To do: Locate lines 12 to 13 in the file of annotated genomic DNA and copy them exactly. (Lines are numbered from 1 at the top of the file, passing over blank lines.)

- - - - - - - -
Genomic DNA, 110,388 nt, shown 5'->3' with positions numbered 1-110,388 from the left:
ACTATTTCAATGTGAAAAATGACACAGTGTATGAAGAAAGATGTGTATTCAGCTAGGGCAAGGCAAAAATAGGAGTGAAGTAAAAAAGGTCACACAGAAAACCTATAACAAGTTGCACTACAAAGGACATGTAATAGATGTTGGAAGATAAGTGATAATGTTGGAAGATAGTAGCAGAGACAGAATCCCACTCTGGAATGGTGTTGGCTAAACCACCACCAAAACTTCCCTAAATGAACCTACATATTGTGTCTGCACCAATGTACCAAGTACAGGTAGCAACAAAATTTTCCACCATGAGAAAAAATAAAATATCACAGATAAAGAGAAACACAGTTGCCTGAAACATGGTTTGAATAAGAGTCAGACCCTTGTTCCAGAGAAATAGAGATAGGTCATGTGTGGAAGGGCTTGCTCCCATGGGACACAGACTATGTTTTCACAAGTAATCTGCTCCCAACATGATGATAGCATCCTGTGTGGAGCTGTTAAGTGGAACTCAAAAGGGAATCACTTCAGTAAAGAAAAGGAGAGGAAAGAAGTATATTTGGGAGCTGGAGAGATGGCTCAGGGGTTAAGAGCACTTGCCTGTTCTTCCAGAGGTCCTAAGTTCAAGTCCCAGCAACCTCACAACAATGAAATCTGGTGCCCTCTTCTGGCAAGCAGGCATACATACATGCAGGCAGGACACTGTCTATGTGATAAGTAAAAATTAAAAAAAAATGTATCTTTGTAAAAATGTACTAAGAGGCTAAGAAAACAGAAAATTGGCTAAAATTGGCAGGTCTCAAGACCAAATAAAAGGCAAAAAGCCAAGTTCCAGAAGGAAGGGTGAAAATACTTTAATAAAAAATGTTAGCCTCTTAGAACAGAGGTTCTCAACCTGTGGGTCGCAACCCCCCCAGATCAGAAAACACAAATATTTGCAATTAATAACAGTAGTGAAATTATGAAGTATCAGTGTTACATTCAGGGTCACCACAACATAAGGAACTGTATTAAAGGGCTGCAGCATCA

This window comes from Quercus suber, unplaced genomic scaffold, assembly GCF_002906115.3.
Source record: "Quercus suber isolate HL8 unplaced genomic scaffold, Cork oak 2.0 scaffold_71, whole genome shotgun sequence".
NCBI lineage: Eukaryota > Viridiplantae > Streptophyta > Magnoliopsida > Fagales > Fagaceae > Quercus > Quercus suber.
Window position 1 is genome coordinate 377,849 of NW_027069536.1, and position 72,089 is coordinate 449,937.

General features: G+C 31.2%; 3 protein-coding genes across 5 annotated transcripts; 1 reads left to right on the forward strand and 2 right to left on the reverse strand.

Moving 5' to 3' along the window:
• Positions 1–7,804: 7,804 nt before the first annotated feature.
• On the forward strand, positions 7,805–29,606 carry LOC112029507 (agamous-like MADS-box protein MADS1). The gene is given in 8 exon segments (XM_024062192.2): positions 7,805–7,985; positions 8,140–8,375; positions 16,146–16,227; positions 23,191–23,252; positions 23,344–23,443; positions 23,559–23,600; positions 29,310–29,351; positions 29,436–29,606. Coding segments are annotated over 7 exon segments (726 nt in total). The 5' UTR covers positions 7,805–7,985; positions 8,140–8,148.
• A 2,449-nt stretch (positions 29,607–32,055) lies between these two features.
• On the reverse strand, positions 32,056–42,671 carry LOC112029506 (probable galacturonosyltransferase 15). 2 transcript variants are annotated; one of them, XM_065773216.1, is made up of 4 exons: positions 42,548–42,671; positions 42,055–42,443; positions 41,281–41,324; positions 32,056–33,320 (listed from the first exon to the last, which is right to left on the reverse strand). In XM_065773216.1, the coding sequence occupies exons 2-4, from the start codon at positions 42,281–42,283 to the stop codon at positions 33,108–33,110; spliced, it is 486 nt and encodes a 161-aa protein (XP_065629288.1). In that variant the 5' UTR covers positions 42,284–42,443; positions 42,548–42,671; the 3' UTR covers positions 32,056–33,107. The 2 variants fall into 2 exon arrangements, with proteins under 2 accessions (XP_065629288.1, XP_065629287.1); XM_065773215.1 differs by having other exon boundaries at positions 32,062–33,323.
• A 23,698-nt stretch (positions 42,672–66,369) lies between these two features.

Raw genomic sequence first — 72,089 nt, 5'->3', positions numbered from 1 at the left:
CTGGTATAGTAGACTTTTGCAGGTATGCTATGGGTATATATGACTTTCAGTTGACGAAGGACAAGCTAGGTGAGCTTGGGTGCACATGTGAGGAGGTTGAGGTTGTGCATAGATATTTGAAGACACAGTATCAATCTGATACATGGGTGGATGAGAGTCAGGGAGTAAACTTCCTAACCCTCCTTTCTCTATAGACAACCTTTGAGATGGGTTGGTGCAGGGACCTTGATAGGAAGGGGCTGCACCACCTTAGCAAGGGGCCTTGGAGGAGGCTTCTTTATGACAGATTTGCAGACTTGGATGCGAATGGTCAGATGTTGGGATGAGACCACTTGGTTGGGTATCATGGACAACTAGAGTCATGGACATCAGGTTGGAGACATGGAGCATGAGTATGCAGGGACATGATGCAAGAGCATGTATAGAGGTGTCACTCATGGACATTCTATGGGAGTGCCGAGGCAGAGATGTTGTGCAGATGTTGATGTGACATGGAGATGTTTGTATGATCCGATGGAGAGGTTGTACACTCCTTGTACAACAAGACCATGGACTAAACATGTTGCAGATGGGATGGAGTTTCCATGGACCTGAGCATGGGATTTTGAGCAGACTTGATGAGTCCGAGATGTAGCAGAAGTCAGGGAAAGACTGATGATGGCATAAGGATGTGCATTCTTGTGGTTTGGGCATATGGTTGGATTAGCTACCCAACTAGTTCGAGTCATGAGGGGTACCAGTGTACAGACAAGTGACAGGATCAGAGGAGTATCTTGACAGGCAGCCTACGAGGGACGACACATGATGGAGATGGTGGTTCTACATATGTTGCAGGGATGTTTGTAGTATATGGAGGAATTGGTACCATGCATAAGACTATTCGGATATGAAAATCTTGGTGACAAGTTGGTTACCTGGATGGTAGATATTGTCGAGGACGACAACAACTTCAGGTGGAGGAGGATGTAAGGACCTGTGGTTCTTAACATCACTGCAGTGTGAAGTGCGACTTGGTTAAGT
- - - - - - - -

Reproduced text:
• On the reverse strand, positions 32,056–42,671 carry LOC112029506 (probable galacturonosyltransferase 15). 2 transcript variants are annotated; one of them, XM_065773216.1, is made up of 4 exons: positions 42,548–42,671; positions 42,055–42,443; positions 41,281–41,324; positions 32,056–33,320 (listed from the first exon to the last, which is right to left on the reverse strand). In XM_065773216.1, the coding sequence occupies exons 2-4, from the start codon at positions 42,281–42,283 to the stop codon at positions 33,108–33,110; spliced, it is 486 nt and encodes a 161-aa protein (XP_065629288.1). In that variant the 5' UTR covers positions 42,284–42,443; positions 42,548–42,671; the 3' UTR covers positions 32,056–33,107. The 2 variants fall into 2 exon arrangements, with proteins under 2 accessions (XP_065629288.1, XP_065629287.1); XM_065773215.1 differs by having other exon boundaries at positions 32,062–33,323.
• A 23,698-nt stretch (positions 42,672–66,369) lies between these two features.